Source: Sherman Publications

Township board denies extended hours for Enbridge

by Susan Bromley

April 09, 2014

Brandon Twp.- Enbridge Energy will not be permitted to extend the construction hours for their planned petroleum pump station in the township.

Additionally, the township plans police enforcement if necessary to prevent the multi-billion dollar company from violating the township ordinance which allows construction work only between the hours of 7 a.m. And 8 p.m. Monday through Saturday.

More than a dozen neighbors of the planned pump station at 3403 Seymour Lake Road turned out for the township board’s April 7 meeting, and voiced their anger and frustration that Enbridge has no apparent regard for them.

“This nightmare began last May with Enbridge,” said Susan Evans, whose property is just south of the planned pump station. “They pound the ground, shaking the house, they’ve cracked our drywall, their lights are blazing in our windows from 10:30 at night til 5 in the morning. You hold other landowners accountable, please maintain our rights as homeowners.”

Larry Newton, a Cook Trail resident and also a neighbor of the pump station, likened Enbridge to “rapists.”

“They have come to the community and financially and emotionally raped us,” he said. “And they are now asking you to rape us even more viciously. They want to get this done sooner so they can make more money or because they are going to pay penalties... If they didn’t need your permission to extend hours, they already would have done it. They don’t have to have longer hours, you have the capacity to stop them.”

Meredith Powell, a representative for Enbridge, said the company was requesting the extended hours because the work on the pump station did not begin when expected, thus pushing the timeline back. Part of the Line 6B replacement pipeline will be in service May 1, with the deadline for the entire line to be in service by Sept. 1. The Line 6B crude oil pipeline stretches more than 200 miles from Griffith, Ind. to Marysville, Mich. In Brandon Township, there will be six miles of pipeline as well as the nearly 35-foot tall pump station, which will exceed 5,000 square feet, and house two 6,000 horsepower pumps as well as a spare.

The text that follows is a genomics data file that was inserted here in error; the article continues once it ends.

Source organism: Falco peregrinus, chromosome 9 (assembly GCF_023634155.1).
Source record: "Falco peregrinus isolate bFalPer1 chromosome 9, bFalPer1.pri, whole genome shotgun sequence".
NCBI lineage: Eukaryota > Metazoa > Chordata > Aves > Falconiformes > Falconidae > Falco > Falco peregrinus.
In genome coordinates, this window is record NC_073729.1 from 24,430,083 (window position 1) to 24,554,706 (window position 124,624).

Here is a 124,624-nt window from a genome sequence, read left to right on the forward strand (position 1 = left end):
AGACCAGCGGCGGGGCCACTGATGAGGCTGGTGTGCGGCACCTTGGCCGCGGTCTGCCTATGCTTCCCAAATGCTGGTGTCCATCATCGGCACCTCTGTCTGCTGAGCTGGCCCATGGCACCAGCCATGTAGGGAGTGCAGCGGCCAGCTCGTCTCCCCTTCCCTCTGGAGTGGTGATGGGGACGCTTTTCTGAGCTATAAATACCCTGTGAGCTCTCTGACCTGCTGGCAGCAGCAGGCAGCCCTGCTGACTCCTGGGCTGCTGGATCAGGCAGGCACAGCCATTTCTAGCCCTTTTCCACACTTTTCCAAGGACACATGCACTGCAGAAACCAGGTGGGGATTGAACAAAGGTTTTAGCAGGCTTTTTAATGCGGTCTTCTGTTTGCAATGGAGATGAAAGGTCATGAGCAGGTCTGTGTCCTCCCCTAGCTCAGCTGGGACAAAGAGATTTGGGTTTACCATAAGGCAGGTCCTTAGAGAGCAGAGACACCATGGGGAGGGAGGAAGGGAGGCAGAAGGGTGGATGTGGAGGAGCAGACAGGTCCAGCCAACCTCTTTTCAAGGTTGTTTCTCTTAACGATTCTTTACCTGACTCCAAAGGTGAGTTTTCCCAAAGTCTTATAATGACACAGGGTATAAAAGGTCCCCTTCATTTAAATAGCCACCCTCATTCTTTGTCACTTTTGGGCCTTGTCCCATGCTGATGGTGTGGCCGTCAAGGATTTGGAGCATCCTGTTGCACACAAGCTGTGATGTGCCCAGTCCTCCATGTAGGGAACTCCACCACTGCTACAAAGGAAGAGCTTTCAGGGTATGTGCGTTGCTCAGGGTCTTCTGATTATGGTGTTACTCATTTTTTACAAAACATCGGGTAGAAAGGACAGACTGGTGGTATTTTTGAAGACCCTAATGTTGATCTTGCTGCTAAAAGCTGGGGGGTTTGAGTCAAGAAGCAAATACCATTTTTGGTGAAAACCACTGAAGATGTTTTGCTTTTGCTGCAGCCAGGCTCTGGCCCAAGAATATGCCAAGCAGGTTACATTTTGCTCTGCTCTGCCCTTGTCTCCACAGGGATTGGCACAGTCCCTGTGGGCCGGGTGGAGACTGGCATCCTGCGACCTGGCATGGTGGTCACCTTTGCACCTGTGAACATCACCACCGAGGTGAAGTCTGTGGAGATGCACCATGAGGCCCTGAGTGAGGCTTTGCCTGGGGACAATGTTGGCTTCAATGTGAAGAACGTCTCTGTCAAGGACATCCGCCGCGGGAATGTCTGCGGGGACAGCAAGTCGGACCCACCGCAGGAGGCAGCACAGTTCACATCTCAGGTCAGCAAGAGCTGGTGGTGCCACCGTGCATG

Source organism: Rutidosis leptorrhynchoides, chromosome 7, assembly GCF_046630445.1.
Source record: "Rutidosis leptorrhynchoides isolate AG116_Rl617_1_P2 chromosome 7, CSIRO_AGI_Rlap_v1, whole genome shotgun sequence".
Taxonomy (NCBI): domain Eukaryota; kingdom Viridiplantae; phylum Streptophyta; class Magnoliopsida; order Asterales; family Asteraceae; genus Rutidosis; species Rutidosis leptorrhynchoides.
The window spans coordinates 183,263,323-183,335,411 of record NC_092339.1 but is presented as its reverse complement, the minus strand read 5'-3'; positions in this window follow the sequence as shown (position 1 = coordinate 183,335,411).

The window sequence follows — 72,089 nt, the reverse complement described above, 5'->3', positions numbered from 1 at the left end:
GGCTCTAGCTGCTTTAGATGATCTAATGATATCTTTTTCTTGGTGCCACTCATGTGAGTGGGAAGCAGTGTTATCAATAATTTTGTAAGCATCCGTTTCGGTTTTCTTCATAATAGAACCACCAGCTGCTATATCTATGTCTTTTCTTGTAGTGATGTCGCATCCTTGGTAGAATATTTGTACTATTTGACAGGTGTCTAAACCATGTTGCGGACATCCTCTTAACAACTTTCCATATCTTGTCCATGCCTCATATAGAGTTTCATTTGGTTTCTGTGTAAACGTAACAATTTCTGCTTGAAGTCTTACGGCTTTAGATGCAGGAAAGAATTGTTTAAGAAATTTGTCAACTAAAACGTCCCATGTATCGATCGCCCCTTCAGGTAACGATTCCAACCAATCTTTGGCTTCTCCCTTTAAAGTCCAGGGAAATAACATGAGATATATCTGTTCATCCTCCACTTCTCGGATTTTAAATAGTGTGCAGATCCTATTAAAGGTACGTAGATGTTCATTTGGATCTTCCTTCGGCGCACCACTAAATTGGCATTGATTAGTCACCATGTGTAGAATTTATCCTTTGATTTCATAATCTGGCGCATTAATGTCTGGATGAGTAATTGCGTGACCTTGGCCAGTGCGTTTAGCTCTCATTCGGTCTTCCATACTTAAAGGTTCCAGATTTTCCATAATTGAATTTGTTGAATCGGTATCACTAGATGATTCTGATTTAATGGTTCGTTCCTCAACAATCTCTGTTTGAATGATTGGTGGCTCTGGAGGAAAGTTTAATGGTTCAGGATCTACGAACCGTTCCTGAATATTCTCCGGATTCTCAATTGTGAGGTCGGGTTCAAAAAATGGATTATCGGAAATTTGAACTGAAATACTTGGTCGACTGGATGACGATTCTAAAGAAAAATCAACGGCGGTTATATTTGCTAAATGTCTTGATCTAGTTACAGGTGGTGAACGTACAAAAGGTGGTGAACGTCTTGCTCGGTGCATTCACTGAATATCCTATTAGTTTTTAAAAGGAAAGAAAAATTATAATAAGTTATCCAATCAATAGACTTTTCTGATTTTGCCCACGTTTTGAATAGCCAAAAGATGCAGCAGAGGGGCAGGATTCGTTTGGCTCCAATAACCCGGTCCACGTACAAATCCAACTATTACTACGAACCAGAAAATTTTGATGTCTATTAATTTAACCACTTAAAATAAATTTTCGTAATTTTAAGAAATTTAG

Enbridge has estimated that up to 300,000 barrels of crude oil could be pumped through the pipeline daily. Two pumps are needed due to demand and Enbridge acknowledged they could run 24 hours a day, 7 days per week. Current forecasts by Enbridge have the Ortonville pumps running about 60-70 percent of the time.

Noise levels have been one of the primary concerns regarding the pump station. The station is in a residential area, surrounded by homes that were previously valued at several hundred thousand dollars

“If we get extended hours, we hope to be done by July 1,” said Powell. “We know the neighbors are unhappy and we are trying to shorten the length of the construction. With regular hours, it will push us to the September deadline.”

Trustee Ron Lapp noted the township has had a very negative experience with Enbridge, which encountered resistance in Brandon when the company failed to obtain proper permits and violated township ordinances. Enbridge was responsible for one of the largest oil spills in U.S. history, the 2010 Marshall, Mich. disaster in which 1 million gallons of crude oil spilled into the Kalamazoo River from a ruptured pipeline. For most of 2012, township officials challenged Enbridge plans after their requests for higher safety standards went unheeded and even approved court action before the company finally met legal requirements.

“We have been reasonable and tried to do what we can,” said Lapp to Powell. “We’re not here to ignore residents, we’re going to require you to toe the line. Not all communities have challenged you, we’re willing to do that. Enbridge needs to work on public relations... I can put a deputy out there on overtime. It has to stop or the circuit court will shut you down. You guys have to get with the program.”

Powell acknowledged Enbridge had “things we need to work on” and the company is committed to doing that.

“We want to get the parameters in place and do whatever is required by the township,” she said.

The board set the parameters by unanimously passing a motion to allow Enbridge Energy and contractors, not withstanding two security personnel, to be on site from 7 a.m. to 8 p.m. Monday through Saturday excluding holidays from April 8-Sept. 30 for the purpose of constructing the pump station and Line 6B replacement project.

Enbridge will host a Line 6B pipeline replacement informational meeting for landowners along the route, local and elected officials, and other key stakeholders from 5 p.m.-7 p.m., April 14, at the Oxford Township Vet Hall, 28 N. Washington St., Oxford.